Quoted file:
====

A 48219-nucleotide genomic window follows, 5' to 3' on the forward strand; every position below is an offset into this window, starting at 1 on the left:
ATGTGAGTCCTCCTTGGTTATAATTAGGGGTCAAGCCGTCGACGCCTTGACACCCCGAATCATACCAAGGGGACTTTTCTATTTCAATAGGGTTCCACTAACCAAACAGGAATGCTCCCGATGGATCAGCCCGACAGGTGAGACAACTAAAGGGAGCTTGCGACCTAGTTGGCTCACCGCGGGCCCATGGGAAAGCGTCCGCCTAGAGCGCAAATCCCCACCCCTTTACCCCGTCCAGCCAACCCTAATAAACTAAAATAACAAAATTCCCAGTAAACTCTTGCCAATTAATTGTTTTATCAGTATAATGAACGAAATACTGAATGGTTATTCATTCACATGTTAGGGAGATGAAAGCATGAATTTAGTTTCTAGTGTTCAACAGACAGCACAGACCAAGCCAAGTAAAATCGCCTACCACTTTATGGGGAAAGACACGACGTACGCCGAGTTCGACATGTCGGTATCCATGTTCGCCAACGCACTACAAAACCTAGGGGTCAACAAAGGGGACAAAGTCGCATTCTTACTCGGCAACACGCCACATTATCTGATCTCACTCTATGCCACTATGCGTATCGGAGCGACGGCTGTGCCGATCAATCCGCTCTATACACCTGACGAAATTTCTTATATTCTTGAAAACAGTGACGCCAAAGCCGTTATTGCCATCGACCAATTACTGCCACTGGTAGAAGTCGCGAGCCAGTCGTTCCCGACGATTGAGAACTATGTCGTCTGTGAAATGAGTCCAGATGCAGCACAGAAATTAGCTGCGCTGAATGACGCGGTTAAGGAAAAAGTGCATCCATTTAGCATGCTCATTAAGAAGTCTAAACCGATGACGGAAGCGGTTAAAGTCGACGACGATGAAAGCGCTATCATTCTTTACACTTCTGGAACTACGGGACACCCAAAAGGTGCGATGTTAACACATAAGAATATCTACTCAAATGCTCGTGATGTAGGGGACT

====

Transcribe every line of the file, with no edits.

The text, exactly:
A 48219-nucleotide genomic window follows, 5' to 3' on the forward strand; every position below is an offset into this window, starting at 1 on the left:
ATGTGAGTCCTCCTTGGTTATAATTAGGGGTCAAGCCGTCGACGCCTTGACACCCCGAATCATACCAAGGGGACTTTTCTATTTCAATAGGGTTCCACTAACCAAACAGGAATGCTCCCGATGGATCAGCCCGACAGGTGAGACAACTAAAGGGAGCTTGCGACCTAGTTGGCTCACCGCGGGCCCATGGGAAAGCGTCCGCCTAGAGCGCAAATCCCCACCCCTTTACCCCGTCCAGCCAACCCTAATAAACTAAAATAACAAAATTCCCAGTAAACTCTTGCCAATTAATTGTTTTATCAGTATAATGAACGAAATACTGAATGGTTATTCATTCACATGTTAGGGAGATGAAAGCATGAATTTAGTTTCTAGTGTTCAACAGACAGCACAGACCAAGCCAAGTAAAATCGCCTACCACTTTATGGGGAAAGACACGACGTACGCCGAGTTCGACATGTCGGTATCCATGTTCGCCAACGCACTACAAAACCTAGGGGTCAACAAAGGGGACAAAGTCGCATTCTTACTCGGCAACACGCCACATTATCTGATCTCACTCTATGCCACTATGCGTATCGGAGCGACGGCTGTGCCGATCAATCCGCTCTATACACCTGACGAAATTTCTTATATTCTTGAAAACAGTGACGCCAAAGCCGTTATTGCCATCGACCAATTACTGCCACTGGTAGAAGTCGCGAGCCAGTCGTTCCCGACGATTGAGAACTATGTCGTCTGTGAAATGAGTCCAGATGCAGCACAGAAATTAGCTGCGCTGAATGACGCGGTTAAGGAAAAAGTGCATCCATTTAGCATGCTCATTAAGAAGTCTAAACCGATGACGGAAGCGGTTAAAGTCGACGACGATGAAAGCGCTATCATTCTTTACACTTCTGGAACTACGGGACACCCAAAAGGTGCGATGTTAACACATAAGAATATCTACTCAAATGCTCGTGATGTAGGGGACT